Feeds

Google rejects spy-happy Android app

Eventually

Providing a secure and efficient Helpdesk

Google has decided that eavesdropping is a step too far for even Android's laissez-faire attitude to application vetting, and rejected such an app despite waving it through first time.

Secret SMS Replicator was initially approved by Google and listed in the Android Marketplace, but Switched explains that 18 hours later the application was pulled and is now only available in its less-secret incarnation as a back-up tool, showing that even Google feels unwarranted interception of communications is a little bit too evil.

SMS Replicator sends a copy of every SMS received to a selected number, and the Secret version provides no indication on the user's phone that such a copy has been made - making it ideal for those wishing to spy on partners or children without all that mucking about with hats and false moustaches.

Such applications already exist on mobiles, with some capable of recording phone calls as well as messages; but this is notable thanks to Google's approval, and subsequent removal from the Android Marketplace.

Symbian Signed has approved such applications in the past, making it clear that it doesn't consider moral judgements to be part of its remit. One can be pretty certain that Apple would allow no such thing even if the lack of multitasking on iOS would make it technically difficult anyway.

Google has always applied the lightest of touches to the Android Marketplace, but by rejecting Secret SMS Replicator the company has shown that there is a line it won't cross.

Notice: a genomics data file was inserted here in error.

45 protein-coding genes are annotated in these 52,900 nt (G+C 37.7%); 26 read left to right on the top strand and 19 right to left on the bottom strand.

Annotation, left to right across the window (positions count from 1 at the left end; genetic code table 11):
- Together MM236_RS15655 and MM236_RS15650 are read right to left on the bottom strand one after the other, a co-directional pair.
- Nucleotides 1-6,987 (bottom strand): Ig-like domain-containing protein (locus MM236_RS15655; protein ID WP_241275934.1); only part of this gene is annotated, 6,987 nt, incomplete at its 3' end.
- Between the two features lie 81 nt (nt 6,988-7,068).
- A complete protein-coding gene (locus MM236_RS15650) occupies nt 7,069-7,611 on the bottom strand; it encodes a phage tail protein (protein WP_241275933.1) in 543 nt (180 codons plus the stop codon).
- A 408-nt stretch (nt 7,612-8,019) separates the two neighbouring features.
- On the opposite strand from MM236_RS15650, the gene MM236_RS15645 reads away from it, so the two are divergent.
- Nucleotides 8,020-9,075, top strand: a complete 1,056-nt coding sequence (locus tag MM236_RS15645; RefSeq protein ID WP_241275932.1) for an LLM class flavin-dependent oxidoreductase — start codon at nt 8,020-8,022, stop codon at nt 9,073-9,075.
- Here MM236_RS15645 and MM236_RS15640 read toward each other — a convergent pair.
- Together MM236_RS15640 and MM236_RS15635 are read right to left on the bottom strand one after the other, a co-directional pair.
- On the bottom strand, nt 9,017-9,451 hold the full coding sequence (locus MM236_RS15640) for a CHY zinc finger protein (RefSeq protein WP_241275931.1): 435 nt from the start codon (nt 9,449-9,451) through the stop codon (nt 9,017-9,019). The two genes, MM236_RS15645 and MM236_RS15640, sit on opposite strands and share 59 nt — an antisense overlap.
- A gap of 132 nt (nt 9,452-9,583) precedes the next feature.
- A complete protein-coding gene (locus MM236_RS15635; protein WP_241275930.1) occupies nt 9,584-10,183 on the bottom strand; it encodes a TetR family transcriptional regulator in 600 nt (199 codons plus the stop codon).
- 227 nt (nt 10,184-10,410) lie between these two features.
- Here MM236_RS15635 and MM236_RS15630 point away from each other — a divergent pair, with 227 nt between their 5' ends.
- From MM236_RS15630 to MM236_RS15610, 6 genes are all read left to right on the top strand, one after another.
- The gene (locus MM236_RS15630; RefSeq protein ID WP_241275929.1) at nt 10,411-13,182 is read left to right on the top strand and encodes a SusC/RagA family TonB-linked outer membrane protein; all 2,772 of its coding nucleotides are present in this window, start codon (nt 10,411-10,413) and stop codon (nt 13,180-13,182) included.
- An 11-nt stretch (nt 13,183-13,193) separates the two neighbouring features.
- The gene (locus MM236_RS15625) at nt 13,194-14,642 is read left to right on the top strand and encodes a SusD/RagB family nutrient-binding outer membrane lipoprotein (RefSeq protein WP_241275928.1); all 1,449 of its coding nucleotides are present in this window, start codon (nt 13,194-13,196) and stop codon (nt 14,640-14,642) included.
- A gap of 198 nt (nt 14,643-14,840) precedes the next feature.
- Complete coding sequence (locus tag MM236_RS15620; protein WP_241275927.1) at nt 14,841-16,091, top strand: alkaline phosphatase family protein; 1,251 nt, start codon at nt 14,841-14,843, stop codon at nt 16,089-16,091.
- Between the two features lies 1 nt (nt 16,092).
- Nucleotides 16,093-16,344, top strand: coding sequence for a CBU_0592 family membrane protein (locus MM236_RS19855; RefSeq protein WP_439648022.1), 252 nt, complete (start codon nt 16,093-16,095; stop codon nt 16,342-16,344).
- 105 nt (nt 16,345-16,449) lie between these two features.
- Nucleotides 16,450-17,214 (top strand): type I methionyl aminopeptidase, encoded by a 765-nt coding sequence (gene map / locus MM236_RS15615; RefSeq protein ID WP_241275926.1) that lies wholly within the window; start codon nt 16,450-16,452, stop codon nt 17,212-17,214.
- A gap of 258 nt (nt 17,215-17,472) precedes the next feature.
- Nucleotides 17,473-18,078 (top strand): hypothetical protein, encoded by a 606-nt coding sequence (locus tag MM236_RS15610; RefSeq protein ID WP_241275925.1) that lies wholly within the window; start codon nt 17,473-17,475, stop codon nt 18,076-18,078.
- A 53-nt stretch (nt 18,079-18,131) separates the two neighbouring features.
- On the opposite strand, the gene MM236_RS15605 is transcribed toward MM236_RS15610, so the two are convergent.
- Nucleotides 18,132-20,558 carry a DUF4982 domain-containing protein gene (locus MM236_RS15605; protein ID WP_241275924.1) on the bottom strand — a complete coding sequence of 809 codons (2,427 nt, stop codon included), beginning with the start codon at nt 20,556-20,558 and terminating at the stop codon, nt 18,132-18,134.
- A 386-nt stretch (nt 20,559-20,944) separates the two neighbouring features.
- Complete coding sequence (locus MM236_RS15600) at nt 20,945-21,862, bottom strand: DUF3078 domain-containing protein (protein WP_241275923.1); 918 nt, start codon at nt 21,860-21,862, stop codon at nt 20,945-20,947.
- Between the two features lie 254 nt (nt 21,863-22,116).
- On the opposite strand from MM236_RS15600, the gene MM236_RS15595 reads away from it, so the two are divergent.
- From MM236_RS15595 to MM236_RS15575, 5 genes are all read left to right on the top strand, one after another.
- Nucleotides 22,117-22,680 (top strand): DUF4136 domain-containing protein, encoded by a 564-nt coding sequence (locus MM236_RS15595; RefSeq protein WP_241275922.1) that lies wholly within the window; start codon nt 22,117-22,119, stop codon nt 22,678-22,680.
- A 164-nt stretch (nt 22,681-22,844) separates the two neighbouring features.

Not that this means the application will go away: Android apps don't have to be approved, and with the paranoid doing the installation on their partner's temporarily-purloined handset, no on-screen warnings about unsigned applications are going to discourage installation. The developer, DLP Mobile, doesn't have Secret SMS Replicator listed for direct sale yet, but we can't imagine there's anything more than the necessary billing system that's holding them back.

So the message is clear - if you want to keep your affair secret than you need to have an iPhone, or something equally well locked down. Android users will just have to stay faithful, or take their chances. ®

Security for virtualized datacentres

More from The Register

next story
HBO shocks US pay TV world: We're down with OTT. Netflix says, 'Gee'
This affects every broadcaster, every cable guy
Same old iPad? NO. The new 'soft SIMs' are BIG NEWS
AppleSIM 'ware to allow quick switch of carriers
Arab States make play for greater government control of the internet
Nerds told to get lost in last-minute power grab bid at UN meeting
Brits: Google, can you scrape 60k pages from web, pleeease
Hey, c'mon Choc Factory, it's our 'right to be forgotten'
Of COURSE Stephen Elop's to blame for Nokia woes, says author
'Google did have some unique propositions for Nokia'
It's even GRIMMER up North after MEGA SKY BROADBAND OUTAGE
By 'eck! Eccles cake production thrown into jeopardy
prev story

Whitepapers

Forging a new future with identity relationship management
Learn about ForgeRock's next generation IRM platform and how it is designed to empower CEOS's and enterprises to engage with consumers.
Win a year’s supply of chocolate
There is no techie angle to this competition so we're not going to pretend there is, but everyone loves chocolate so who cares.
Why cloud backup?
Combining the latest advancements in disk-based backup with secure, integrated, cloud technologies offer organizations fast and assured recovery of their critical enterprise data.
High Performance for All
While HPC is not new, it has traditionally been seen as a specialist area – is it now geared up to meet more mainstream requirements?
Saudi Petroleum chooses Tegile storage solution
A storage solution that addresses company growth and performance for business-critical applications of caseware archive and search along with other key operational systems.